James and the EV, III · 9 December 05
Shocking isn’t it?
James sent along a couple folders of EV images and “accidentally” included this photo that exposes the sad, sordid truth about electric cars…
They are human powered.
When no one is looking we chuck the batteries into a dark corner of the garage, pile in a muscular buddy or two and push the car around town, Fred Flintstone style.
Truly sad, and you read it here first folks.
It looks like James has been very busy fitting in the batteries. As a reminder he’s using deep cycle, 6 volt T-6220. I think that’s a UK numbering system as I could only find it on this Barden’s page.
- 20h rate – 220ah
- Weight – 28kg (61lb)
- Length – 264mm (10.4”)
- Width – 181mm (7.1”)
- Height – 284 (11.1”)
I can’t recall what the old batteries were (12v?) but these are larger and required James to do some creative metal and fiberglass work to fit them all in. The good news is that he should get good range and a much longer life out of them.
Out of his first set of 6220’s one showed lower voltage and wouldn’t hold a charge. He swapped it for a new one with the supplier and they all look good now.
James got to make up new battery cables for everything. Above is a photo of the crimper he used and one of the crimped cables. Crimpers are usually expensive or hard to find for rent, but I think they are worth it. Soldering this much wire and doing it well is difficult and you stand the chance of having a questionable connection that gives up the ghost at the worst possible time.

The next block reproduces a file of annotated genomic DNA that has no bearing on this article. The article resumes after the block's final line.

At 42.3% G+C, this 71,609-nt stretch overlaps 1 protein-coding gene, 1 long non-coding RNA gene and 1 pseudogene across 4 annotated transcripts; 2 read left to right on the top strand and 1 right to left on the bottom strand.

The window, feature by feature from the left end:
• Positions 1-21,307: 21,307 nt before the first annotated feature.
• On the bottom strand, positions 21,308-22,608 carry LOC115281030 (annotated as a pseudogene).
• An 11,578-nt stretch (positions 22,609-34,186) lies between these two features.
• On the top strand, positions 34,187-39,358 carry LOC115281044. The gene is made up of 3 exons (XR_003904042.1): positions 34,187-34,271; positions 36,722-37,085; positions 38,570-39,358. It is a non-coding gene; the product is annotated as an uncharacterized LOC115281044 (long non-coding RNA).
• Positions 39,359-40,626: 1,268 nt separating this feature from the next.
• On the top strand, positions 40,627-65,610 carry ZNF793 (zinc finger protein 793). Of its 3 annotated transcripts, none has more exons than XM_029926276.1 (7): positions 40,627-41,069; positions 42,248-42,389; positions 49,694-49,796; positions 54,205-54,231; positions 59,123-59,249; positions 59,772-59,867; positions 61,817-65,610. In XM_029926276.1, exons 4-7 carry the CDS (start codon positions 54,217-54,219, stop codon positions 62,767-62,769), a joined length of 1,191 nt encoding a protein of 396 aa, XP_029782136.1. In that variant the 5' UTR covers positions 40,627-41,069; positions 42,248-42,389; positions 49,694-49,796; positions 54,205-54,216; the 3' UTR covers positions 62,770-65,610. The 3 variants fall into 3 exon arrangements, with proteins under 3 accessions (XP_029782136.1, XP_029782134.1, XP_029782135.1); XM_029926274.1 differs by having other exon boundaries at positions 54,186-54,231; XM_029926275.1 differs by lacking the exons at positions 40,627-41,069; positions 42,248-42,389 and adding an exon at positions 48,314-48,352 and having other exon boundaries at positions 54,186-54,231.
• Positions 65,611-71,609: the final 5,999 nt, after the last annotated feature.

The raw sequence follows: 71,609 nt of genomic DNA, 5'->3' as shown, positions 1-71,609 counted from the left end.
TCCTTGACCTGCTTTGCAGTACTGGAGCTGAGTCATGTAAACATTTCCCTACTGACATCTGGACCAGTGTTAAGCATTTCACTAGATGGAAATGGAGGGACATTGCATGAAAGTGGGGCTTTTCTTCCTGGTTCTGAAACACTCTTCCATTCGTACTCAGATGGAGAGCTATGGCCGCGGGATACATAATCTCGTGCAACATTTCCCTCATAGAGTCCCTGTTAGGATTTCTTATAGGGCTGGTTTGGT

Here’s the battery setup in the front.
The silver box on the upper right is the Zivan DC-DC converter, which I believe he has since moved to the back.
He’s still working on the hold-down frames made from rolled iron corner channel.
James also plans to put a plexiglas lid over the batteries.
Five batteries up front, another eleven in the back for a total of 16×6vdc = 96vdc battery pack.
Not sure how much effort it took to squeeze the batteries in the back but there’s not much room left for luggage. ”:^)
As to expected performance, James reports:
I estimate the weight of my vehicle at about 1200 kgs (2,645lbs).
Expected range (guess) 40 miles
Expected max speed (guess) 65 – 70 MPH
The electric car will be powered by a Zapi H2 regenerative controller. I’ve heard of many folks using these and am looking forward to first hand reports from James. Maybe between the two of us we can come up with a system schematic.
Still left to do is rig up an electric heater and maybe trim down the flywheel a bit. By the way James has a ‘Propex’ propane heater available, if any EV’ers are within posting distance and want it. “Posting distance” would probably be somewhere in England?